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Earliest days important, and employers can help

Mervi Jokinen of the Royal College of Midwives has been talking about the early days of a baby's life and how employers can help with maternity leave.
Parental input in the earliest days of a baby's life is extremely important - and employers can help with sensible maternity leave arrangements, according to an expert.

The government has recommended a minimum of six months for breastfeeding which has been made easier by changes in the law on maternity leave, but some employers are more open to it than others, says Mervi Jokinen of the Royal College of Midwives.

New mothers are entitled to 52 weeks of leave, with statutory maternity pay for up to 39 weeks.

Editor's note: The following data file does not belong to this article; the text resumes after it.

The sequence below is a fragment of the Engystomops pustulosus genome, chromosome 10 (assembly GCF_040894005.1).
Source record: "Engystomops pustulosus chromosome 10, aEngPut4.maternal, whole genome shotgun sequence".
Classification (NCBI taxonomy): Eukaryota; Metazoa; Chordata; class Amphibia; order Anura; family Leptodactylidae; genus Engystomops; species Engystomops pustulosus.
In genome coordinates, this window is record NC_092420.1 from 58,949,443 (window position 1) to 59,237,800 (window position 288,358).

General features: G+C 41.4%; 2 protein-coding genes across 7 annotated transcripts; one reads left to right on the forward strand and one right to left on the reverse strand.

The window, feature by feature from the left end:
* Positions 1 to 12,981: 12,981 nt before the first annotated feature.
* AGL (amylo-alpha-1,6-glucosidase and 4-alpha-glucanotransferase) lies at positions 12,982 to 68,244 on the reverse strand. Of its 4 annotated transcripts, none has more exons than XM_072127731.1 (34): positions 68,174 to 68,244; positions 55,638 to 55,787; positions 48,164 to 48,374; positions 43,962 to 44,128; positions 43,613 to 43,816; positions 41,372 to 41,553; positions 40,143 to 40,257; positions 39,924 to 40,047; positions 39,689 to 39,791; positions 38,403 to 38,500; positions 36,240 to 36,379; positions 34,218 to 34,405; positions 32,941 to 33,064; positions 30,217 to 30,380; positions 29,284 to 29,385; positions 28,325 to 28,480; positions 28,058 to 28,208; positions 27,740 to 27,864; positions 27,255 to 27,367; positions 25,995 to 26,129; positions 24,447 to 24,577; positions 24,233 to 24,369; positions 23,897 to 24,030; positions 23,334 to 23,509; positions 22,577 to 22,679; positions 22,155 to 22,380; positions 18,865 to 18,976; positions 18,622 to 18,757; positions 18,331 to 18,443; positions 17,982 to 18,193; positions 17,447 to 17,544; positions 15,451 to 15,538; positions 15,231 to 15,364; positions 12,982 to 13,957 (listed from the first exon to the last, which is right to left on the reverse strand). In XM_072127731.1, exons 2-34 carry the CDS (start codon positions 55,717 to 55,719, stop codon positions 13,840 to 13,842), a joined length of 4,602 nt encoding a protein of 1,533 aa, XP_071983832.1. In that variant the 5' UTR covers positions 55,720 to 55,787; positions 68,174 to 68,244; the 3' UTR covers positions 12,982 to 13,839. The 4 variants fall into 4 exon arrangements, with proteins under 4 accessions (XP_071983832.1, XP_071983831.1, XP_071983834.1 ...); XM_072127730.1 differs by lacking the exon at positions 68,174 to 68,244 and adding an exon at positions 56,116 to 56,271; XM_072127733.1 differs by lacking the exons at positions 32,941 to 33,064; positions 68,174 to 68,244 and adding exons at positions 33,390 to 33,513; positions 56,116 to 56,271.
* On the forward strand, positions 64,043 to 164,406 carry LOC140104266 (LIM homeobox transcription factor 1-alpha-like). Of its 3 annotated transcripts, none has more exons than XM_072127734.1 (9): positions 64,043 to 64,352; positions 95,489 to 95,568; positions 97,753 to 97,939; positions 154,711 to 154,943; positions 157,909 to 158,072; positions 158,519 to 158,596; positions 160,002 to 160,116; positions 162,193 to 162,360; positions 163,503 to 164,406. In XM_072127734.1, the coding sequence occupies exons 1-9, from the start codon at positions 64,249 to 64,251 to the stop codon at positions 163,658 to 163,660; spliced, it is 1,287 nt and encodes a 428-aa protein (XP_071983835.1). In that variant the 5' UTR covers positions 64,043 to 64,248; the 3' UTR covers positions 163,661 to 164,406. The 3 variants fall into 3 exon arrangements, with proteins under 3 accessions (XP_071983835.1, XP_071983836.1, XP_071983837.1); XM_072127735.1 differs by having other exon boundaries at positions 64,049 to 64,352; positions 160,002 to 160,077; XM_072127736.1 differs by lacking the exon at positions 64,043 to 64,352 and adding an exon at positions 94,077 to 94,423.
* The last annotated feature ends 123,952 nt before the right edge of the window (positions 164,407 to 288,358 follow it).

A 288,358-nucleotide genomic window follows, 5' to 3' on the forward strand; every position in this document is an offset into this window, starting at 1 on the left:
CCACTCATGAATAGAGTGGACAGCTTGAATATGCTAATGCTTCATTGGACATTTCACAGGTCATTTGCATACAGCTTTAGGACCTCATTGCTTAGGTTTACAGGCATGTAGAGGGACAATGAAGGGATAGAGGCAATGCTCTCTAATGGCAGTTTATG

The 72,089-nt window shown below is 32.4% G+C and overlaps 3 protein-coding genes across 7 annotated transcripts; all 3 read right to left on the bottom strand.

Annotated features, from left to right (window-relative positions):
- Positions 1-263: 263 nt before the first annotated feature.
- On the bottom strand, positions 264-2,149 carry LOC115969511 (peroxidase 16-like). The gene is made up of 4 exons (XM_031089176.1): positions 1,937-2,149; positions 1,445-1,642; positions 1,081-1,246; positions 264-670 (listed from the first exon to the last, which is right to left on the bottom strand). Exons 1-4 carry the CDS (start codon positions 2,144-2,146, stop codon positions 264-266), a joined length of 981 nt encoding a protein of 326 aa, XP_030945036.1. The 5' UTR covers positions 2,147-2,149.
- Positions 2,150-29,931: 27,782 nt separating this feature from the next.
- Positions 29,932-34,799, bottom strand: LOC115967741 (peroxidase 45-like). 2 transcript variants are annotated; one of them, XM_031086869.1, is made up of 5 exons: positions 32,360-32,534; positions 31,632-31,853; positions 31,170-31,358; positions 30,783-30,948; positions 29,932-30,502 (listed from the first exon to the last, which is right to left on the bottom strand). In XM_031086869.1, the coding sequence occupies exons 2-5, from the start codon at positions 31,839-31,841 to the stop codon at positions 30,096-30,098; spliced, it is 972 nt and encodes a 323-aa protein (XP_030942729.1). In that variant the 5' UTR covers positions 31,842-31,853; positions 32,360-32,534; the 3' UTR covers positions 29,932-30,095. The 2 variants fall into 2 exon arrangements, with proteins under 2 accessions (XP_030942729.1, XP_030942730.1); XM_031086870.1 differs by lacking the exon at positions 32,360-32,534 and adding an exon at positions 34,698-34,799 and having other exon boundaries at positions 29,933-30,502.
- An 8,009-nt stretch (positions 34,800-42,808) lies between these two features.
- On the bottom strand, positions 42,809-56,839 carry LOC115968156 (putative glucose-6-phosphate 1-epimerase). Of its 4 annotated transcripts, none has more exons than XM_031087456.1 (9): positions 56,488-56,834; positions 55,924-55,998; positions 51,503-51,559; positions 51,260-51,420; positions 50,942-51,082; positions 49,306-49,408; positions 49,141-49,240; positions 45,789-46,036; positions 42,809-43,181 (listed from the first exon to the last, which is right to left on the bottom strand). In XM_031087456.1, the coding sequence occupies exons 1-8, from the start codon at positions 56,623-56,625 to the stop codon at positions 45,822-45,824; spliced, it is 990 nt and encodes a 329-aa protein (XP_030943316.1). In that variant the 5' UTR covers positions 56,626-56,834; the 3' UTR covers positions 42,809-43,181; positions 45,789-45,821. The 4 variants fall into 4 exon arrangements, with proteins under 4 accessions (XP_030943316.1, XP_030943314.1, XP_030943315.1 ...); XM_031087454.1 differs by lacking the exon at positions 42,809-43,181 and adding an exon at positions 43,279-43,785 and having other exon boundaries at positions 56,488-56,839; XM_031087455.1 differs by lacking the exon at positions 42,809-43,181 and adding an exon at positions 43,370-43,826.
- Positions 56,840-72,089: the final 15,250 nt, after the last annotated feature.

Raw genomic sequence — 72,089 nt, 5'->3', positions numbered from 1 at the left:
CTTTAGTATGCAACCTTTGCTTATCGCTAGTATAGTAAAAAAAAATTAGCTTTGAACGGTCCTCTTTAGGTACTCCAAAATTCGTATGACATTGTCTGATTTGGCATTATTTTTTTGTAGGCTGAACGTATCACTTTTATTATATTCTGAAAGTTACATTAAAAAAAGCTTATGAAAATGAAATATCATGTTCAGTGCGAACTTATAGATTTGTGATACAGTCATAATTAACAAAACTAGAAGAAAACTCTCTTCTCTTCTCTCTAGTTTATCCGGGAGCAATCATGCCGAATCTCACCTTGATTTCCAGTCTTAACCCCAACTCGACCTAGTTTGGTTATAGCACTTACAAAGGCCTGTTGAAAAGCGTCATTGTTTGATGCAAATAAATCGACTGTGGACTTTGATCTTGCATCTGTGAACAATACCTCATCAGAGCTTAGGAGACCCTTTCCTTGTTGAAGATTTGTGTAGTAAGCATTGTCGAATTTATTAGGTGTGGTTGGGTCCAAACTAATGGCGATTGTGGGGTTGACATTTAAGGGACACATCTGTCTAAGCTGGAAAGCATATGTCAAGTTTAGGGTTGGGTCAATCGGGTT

The first six weeks pay 90 per cent of average weekly earnings, then up to £117.18 for the rest - although employers can offer their own schemes with higher pay and longer leave if they wish.

"Some employers are very good already in terms of the HR arrangements that they have and in terms of maternity leave allocation," said Ms Jokinen.

"But some employers are really not very childbirth friendly.

"So I think having the legislation has helped in terms of new mothers not being penalised."

There are conditions on maternity leave - 26 weeks of continuous employment must have been completed before the entitlement kicks in.

Fathers are entitled to one or two weeks of paternal leave at £117.18 or 90 per cent of weekly earnings if this is lower.

Ms Jokinen stressed that the importance of the first few days cannot be underestimated.

"There are a lot of adjustments to make and you have to get to know your baby … It's important to start the baby's life on the right footing."

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